If you’re newly sober and you’re starting to feel bored or unsure of what to do in your free time, chances are you’re not alone. This is common for those who have recently found recovery and can often make you feel lonely or confused. You might think ‘I’m sober, I’m doing the right thing – so why don’t I have anything fun to do?’ It’s a valid question to ask, and one that we hope to offer insight.
In recovery or in treatment, you’re doing something new. You’re not using. You’re examining your life in a new way. You’re changing old behaviors. This is a big deal – and an exciting one. It makes sense that in all of this ‘new-ness,’ the interaction with your former social life would be altered.
Take it step-by-step, but in this new season of your life and recovery journey, don’t be afraid to try new things or take a risk. Remember, recovery can be positively enhanced by new people, places and things.
The first step when trying new things is putting yourself in situations that are new – but healthy. This could include recovery meetings like AA/NA, Celebrate Recovery, Smart Recovery and more. Even if you’re weary of going, just try one. More often than not, you’ll find what you need there or will meet someone who could become a lifelong recovery friend. There is a myth that people in recovery don’t have fun, but that couldn’t be farther from the truth. When you surround yourself with others who are in recovery, here is what you’re likely to find: a lot of gratitude, wisdom, stories and tons of laughter.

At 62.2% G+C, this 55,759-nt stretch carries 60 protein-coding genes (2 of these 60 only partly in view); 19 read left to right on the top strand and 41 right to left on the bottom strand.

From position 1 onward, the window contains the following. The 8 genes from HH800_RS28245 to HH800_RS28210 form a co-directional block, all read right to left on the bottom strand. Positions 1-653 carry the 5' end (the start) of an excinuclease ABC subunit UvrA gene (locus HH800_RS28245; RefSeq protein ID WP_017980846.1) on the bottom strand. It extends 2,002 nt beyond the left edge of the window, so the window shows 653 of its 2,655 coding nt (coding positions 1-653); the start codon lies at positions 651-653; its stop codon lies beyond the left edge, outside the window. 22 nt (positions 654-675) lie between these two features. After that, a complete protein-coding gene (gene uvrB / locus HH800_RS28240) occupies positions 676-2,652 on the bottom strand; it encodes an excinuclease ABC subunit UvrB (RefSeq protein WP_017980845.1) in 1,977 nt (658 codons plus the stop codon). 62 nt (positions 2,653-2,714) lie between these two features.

Beyond meetings, get creative with your personal time. Start working out, take a class and learn something you’ve always been interested in, or even start volunteering. Activities like these will help build you in a holistic way – it will make you better, it will center you, and you’ll probably learn a lot that will enrich your life and this new season in recovery.
But then there are the times that you just want to let loose and have fun. With your sober friends, get creative! Go to the movies, go to an arcade (and play laser tag!), go bowling, or even find a new hangout spot. Replace the bar scene with a scenic overlook, a coffee shop, or even someone’s house. Start to claim the fun in recovery and make it work for you.
The only things that are off limits in recovery are the people, places and things that will trigger you to use. Over time, you will get stronger and it may become easier to be in more diverse situations. But in early recovery, stick with the new. Instead of thinking about all of the places you can’t go or the people you can’t be around, replace those thoughts and get excited. Be excited and anticipate all of the things you’ll learn and new experiences you’ll have now that you’re in recovery.
There are endless possibilities of ways to have fun. You just need to get creative, take a risk and be willing to learn.